We’re on Mississauga Road when Joan points at a cluster of tall, derelict buildings. “Those are the old brickyards. In the early 1900s, they produced over 90,000 bricks a day,” I say. “They were used to film the Timothy Findlay movie call The Wars. Perhaps you saw it?”
We enter Cheltenham via Mill Street. “What river is this?” Peter wants to know. It’s the main Credit that’s on its way to Lake Ontario.” We pass the old stone building that houses the general store and gift shop. Around back a small spa can pamper whatever part of you needs pampering. Joan adds, “Pedicure” to her list.
The smell of our picnic lunch has activated our taste buds, so I assure the Douglases that lunch is around the corner…literally. I turn on to Olde Base Line and before they can ask me to, I stop at the Cheltenham badlands.
As I set out our picnic, they wander over the red clay. “So this is why you have so many lovely brick homes,” Peter surmises. “Yes,” I say, “this is Queenston Shale. It forms a layer beneath the Niagara Escarpment.”
We enjoy our meal as the sun warms our backs. Afraid my wards will get drowsy, I pack up and lead them on a short tour of the badlands. The trail is easy to follow and we’re full of energy when we climb back into my Matrix.
Continuing east, I deke into Inglewood. “Inglewood,” I explain, “is becoming an athletic centre.” I point out Caledon Hills Cycling and drive into the Riverdale Fitness Centre, home of the C3 Canadian Cross Training Club. It’s situated in a historic stone building that once housed a woollen mill. Joan wants to stop at the general store, but we have too far to travel. “Add it to your list,” I advise.
We make our way across the Peel Plain. I tell them this is some of the best farmland in Canada. They grow corn and soy beans. It’s too hot for canola.”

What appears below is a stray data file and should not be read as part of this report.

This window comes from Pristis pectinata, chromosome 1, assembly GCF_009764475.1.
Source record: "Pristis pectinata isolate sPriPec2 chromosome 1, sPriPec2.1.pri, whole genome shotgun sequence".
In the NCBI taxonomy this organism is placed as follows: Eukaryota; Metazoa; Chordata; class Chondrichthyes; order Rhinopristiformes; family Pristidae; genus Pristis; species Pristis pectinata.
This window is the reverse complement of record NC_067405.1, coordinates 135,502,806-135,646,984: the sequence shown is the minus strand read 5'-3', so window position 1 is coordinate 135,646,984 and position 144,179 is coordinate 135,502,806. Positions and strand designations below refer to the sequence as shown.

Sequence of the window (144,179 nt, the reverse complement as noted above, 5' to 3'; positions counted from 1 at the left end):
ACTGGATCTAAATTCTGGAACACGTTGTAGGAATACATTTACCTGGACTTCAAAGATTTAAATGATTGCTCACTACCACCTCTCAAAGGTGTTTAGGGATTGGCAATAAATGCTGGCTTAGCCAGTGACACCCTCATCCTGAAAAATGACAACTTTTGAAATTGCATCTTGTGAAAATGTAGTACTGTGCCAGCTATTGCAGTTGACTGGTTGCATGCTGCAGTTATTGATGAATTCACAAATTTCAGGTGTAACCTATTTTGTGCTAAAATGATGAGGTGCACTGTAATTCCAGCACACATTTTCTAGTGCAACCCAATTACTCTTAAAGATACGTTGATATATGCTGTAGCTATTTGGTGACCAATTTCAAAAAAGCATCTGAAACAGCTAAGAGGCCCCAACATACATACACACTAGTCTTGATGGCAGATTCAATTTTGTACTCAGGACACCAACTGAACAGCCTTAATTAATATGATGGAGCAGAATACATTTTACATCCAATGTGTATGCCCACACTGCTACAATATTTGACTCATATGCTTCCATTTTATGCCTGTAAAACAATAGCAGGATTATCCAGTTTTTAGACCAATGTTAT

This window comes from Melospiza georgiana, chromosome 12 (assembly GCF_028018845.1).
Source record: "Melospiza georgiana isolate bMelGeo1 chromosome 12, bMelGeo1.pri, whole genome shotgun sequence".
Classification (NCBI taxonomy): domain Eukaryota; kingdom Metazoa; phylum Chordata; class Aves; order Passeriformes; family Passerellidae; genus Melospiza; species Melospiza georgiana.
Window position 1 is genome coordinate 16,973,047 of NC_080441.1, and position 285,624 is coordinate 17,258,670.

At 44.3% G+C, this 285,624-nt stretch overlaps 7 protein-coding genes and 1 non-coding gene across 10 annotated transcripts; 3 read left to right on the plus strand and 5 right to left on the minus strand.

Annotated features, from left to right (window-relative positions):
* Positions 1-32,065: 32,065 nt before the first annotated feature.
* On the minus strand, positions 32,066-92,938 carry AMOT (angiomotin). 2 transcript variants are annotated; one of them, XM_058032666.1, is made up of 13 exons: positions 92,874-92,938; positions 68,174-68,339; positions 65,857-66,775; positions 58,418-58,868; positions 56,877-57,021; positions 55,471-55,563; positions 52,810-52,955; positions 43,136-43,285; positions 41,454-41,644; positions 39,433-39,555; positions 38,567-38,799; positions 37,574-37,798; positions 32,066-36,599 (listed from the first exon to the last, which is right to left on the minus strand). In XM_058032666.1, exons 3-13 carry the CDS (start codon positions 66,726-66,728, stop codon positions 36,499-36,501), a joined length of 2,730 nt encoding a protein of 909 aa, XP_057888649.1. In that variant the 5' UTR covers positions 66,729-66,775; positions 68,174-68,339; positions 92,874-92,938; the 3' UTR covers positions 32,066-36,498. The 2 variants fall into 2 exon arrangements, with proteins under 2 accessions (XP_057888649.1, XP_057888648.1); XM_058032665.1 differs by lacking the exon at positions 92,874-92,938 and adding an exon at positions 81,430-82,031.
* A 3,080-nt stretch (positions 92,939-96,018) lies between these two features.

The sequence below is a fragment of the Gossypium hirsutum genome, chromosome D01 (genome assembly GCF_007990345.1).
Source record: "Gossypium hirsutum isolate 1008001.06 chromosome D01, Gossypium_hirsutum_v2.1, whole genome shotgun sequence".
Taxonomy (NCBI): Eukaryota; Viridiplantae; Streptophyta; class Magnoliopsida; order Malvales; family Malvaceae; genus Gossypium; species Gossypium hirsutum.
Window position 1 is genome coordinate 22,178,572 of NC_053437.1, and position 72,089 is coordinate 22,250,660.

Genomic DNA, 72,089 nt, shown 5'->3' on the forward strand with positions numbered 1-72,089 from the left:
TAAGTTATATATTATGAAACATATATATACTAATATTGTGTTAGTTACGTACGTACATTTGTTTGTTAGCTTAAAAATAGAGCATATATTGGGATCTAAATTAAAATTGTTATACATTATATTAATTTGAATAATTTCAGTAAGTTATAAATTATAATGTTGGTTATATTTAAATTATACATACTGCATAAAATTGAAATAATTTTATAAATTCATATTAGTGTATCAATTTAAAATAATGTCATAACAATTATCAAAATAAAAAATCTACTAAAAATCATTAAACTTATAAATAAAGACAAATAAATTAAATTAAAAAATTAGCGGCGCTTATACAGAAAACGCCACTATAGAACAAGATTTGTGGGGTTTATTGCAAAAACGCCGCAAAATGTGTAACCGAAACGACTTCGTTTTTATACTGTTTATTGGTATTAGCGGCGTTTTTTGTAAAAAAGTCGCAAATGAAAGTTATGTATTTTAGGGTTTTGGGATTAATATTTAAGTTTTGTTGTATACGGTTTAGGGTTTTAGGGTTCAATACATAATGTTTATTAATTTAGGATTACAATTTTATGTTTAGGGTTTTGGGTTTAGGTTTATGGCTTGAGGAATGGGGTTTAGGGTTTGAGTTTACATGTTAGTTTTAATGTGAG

We enter Bolton and I explain, “Bolton is highly desirable for new development, yet they’ve maintained the historic village centre.” I wish we could explore the Humber Valley Heritage Trail but it will have to wait for another day. “Bolton’s a funky town,” I tell them, “and Caruzo’s has the best pizza in southern Ontario.” I add, “Bolton was named after the family who built the grist mill. James Bolton supported William Lyon Mackenzie King and had to leave Canada after the Rebellion of 1837.”
I tell Joan and Peter we’ll travel along the Oak Ridges Moraine on our way to Belfountain. “Like the Niagara Escarpment, the Oak Ridges Moraine is protected by special provincial legislation. What you build in these areas is scrutinized more closely than in other rural areas. It’s helped keep the area green,” I lecture.
The Forks of the Credit Road is one of my favourites in Headwaters. As we approach Ellie’s ice cream shop, once a gas station, both Joan and Peter crane their necks to see the top of the Niagara Escarpment’s cliffs. They’re not the Rocky Mountains, but the 100-metre high ridge impresses the Douglases.
I tell them that when prospectors failed to find gold, they quarried huge slabs of reddish limestone from this area. The train carried the stone to Toronto where it was used for buildings like old city hall. “Around the turn of the last century, there were no trees on this ridge. They’d all been cut down for fuel wood to make lime in giant kilns.”